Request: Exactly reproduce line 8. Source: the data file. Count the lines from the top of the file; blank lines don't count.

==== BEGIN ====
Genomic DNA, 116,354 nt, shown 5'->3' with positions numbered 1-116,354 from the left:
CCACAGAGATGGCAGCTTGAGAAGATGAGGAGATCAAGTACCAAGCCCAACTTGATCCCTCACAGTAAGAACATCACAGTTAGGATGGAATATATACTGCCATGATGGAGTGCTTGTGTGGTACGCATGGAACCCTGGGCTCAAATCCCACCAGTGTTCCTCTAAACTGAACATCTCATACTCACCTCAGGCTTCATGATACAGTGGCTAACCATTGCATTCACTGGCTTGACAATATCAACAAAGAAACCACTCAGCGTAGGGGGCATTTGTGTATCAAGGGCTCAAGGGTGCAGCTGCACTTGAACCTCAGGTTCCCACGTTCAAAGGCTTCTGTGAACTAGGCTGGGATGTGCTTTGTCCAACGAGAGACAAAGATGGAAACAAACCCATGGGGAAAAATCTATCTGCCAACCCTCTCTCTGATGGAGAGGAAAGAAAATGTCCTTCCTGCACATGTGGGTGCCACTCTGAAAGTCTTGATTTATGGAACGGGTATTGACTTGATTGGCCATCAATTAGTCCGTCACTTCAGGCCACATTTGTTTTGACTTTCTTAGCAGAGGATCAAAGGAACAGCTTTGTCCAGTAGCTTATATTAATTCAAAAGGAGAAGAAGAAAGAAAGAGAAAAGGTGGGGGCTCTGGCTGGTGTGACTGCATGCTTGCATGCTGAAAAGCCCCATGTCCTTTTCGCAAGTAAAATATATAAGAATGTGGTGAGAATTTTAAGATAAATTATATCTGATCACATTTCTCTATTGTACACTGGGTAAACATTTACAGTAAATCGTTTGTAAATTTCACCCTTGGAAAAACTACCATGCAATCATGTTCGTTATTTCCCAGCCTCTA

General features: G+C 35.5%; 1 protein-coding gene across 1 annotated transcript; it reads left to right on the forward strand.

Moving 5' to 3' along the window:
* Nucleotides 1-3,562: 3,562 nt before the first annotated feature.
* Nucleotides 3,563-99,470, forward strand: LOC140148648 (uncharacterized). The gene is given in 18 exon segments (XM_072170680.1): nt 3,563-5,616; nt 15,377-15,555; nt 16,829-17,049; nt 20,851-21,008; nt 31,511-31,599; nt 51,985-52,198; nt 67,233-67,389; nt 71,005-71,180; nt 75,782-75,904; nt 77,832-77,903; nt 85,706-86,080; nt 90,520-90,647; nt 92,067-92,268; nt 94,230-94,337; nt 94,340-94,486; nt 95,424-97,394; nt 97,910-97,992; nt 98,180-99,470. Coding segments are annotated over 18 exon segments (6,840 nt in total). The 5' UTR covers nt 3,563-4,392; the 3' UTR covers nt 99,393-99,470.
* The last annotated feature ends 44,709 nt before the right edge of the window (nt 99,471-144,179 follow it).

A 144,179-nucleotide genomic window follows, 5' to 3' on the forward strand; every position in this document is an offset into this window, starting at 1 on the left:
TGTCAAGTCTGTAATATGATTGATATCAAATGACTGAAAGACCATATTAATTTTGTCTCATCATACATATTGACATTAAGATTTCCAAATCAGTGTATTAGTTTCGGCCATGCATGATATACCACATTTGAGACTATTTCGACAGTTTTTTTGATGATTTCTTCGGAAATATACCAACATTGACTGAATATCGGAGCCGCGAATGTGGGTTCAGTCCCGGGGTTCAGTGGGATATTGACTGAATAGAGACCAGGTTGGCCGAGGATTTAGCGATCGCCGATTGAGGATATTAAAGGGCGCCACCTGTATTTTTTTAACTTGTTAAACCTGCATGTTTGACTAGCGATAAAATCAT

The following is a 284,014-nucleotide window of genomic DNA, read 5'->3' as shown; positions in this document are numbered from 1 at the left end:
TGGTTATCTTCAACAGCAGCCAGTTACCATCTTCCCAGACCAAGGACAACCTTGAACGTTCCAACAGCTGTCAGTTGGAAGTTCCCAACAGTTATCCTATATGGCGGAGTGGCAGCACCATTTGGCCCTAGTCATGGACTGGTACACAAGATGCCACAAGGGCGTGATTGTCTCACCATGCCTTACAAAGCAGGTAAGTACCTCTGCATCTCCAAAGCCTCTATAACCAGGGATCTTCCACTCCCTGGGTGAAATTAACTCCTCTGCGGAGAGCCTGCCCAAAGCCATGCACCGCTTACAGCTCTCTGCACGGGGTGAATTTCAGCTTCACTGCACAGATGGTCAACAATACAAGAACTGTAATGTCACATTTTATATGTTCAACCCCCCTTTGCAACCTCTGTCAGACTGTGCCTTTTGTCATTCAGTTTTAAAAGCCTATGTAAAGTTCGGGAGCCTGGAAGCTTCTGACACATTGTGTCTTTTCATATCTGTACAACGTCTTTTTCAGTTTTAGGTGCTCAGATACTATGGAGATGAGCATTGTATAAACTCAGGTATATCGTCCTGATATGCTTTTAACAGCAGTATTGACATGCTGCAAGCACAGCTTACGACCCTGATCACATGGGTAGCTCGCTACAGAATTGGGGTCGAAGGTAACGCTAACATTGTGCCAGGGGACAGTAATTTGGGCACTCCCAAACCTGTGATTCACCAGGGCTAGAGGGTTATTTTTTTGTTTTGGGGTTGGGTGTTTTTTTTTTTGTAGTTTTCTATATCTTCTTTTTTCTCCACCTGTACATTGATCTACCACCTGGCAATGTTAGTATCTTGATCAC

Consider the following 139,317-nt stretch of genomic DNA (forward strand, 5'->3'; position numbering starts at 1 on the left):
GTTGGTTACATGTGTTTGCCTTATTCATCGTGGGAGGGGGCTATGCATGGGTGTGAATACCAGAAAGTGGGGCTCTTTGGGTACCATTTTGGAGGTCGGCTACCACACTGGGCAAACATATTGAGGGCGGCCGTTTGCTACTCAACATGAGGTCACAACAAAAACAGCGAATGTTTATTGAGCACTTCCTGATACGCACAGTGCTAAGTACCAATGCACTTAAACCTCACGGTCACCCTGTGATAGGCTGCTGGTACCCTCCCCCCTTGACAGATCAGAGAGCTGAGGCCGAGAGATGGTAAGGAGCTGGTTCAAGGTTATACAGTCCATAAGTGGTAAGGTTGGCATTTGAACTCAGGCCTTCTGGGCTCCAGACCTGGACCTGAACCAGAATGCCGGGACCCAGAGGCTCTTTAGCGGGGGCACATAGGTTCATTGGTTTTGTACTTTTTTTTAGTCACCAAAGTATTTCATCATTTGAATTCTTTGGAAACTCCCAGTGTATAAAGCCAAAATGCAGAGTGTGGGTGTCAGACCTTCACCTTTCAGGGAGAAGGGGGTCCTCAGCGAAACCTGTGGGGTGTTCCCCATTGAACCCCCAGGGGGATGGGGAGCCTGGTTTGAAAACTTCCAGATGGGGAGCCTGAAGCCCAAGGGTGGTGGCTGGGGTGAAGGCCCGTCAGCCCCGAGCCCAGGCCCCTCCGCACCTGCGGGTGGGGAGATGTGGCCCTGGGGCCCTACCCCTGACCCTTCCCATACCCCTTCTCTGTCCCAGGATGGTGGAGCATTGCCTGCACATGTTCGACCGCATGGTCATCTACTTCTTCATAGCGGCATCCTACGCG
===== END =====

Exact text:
A 144,179-nucleotide genomic window follows, 5' to 3' on the forward strand; every position in this document is an offset into this window, starting at 1 on the left: